Objectives: The purpose of this study was to examine differences in IS in children with and without ASD, and to investigate the relationship between IS and social communication functioning.
Methods: Participants were 111 children, aged 4 to 8 years, participating in a longitudinal study of child development beginning in infancy. Children with ASD (n=44; mean age=5.5 years; mean NVIQ=98) and without ASD (n=67; mean age=5.2 years; mean NVIQ=109) were included. The non-ASD group had significantly higher NVIQ than the ASD group (p<0.001). Children with ASD whose NVIQ was below 70 were excluded from the analysis.
IS was assessed using an adaptation of Hobson and Lee’s (1999) paradigm. Examiners demonstrated the novel use of four sets of objects in randomly varying order across subjects. Following a 10-minute interval, children were instructed to “use” the objects. Sessions were videotaped and later coded blind to group membership. To measure IS, a ‘matching score’ was generated for each task on a five point scale, with higher scores reflecting a greater quality in degree of matching the examiner’s movements. The IS dependent variable was calculated by summing the scores for all four tasks. Other dependent variables included the Stanford-Binet V nonverbal IQ score (NVIQ) and the Social +Communication algorithm score from the Autism Diagnostic Observation Schedule.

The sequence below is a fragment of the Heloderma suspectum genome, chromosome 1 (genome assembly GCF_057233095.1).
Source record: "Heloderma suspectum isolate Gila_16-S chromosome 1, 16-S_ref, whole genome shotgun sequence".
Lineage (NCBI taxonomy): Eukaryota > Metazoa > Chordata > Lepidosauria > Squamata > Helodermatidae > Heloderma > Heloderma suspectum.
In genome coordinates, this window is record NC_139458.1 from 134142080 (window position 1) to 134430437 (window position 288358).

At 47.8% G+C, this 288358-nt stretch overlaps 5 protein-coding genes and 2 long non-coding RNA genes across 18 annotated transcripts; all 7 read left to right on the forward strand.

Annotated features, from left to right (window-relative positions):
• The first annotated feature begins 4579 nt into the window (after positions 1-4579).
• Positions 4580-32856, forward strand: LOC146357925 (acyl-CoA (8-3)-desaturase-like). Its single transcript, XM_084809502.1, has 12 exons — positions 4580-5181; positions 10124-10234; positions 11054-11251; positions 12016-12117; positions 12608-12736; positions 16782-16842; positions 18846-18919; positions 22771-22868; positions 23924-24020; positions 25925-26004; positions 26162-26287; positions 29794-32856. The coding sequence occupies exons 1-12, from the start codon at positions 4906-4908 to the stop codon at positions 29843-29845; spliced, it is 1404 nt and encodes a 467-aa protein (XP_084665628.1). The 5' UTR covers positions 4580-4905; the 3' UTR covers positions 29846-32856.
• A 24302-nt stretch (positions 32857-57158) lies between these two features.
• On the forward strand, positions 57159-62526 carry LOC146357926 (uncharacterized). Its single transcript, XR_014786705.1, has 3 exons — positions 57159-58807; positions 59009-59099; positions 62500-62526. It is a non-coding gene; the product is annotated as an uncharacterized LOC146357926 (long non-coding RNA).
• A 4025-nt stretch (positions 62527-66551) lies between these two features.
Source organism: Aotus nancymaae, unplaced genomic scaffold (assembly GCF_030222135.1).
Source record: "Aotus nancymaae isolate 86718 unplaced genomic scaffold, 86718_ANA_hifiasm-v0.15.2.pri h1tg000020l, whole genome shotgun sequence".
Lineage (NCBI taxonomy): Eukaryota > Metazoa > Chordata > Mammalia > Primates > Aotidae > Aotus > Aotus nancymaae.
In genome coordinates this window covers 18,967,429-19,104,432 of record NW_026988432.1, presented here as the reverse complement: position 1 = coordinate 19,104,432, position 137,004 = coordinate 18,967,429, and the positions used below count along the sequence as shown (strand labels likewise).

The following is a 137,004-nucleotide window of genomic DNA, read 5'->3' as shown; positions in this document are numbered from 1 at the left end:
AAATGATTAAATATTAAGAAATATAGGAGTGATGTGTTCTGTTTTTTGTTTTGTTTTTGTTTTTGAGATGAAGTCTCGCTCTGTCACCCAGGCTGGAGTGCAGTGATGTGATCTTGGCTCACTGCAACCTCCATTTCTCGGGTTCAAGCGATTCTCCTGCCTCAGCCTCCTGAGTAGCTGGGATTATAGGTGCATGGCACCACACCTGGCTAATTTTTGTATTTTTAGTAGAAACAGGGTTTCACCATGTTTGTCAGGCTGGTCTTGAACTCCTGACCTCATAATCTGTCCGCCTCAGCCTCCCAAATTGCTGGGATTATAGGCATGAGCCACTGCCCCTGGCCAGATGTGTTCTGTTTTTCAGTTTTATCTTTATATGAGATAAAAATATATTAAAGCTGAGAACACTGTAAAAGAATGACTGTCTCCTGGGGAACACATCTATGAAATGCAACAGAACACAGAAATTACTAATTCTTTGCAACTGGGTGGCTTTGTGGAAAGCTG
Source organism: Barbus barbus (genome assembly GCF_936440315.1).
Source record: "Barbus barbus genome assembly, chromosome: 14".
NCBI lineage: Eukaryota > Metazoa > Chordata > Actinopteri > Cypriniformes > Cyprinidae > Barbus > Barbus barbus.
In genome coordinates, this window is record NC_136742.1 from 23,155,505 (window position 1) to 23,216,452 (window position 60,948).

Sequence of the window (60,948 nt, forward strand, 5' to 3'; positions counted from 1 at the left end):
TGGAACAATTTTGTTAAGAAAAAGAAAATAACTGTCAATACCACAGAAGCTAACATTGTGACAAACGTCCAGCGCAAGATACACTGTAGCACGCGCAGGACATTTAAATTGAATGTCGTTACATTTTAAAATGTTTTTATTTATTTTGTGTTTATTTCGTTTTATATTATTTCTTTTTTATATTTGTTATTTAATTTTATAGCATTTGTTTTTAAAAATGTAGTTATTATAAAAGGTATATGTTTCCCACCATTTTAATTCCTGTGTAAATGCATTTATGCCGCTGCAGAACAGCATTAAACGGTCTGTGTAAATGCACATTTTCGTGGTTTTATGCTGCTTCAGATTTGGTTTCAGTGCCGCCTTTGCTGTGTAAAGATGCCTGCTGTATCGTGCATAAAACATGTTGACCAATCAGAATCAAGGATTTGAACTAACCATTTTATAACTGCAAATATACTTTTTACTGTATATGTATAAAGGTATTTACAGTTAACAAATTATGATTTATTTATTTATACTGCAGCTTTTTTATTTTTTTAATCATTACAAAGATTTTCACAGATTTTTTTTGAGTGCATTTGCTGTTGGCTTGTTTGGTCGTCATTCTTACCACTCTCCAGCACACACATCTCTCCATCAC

Results: The ASD group was significantly less likely than the non-ASD group to match the quality of the examiner’s actions [ t(2,109)=-2.05, p<0.05]. Within group correlational analyses using NVIQ and social communication scores determined that NVIQ was not correlated with IS in either group. However, IS was significantly negatively correlated with social communication scores (lower scores indicate less impairment) for the non-ASD group only [r(67) = -0.26, p < 0.05]. Given this finding, we hypothesized that fine motor difficulties may interfere with IS in the ASD group. Using the Mullen Fine Motor standard score obtained from the subjects’ 36-month assessment, we found that fine motor functioning at 36 months of age predicted future IS performance in the ASD group only [F (1,43) = 4.4; p < 0.05].
Conclusions: Consistent with previous research, children with HFA demonstrated IS impairments as compared with children without ASD. Contrary to other studies, nonverbal IQ was not related to IS in either group of children and social communicative functioning was related to IS in the non-ASD group only. For the ASD group, fine motor difficulties at 36 months of age predicted IS impairment at a later age. Thus, this study suggests that motor skill impairments may adversely affect IS in children with HFA.